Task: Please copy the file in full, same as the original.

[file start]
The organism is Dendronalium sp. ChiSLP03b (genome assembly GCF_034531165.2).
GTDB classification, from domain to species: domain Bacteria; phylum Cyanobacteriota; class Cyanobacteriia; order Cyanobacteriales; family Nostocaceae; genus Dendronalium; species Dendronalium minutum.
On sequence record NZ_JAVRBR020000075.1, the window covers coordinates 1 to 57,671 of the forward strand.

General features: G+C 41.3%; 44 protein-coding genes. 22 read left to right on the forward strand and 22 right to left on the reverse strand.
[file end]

The organism is Dendronalium sp. ChiSLP03b (genome assembly GCF_034531165.2).
GTDB classification, from domain to species: domain Bacteria; phylum Cyanobacteriota; class Cyanobacteriia; order Cyanobacteriales; family Nostocaceae; genus Dendronalium; species Dendronalium minutum.
On sequence record NZ_JAVRBR020000075.1, the window covers coordinates 1 to 57,671 of the forward strand.

General features: G+C 41.3%; 44 protein-coding genes. 22 read left to right on the forward strand and 22 right to left on the reverse strand.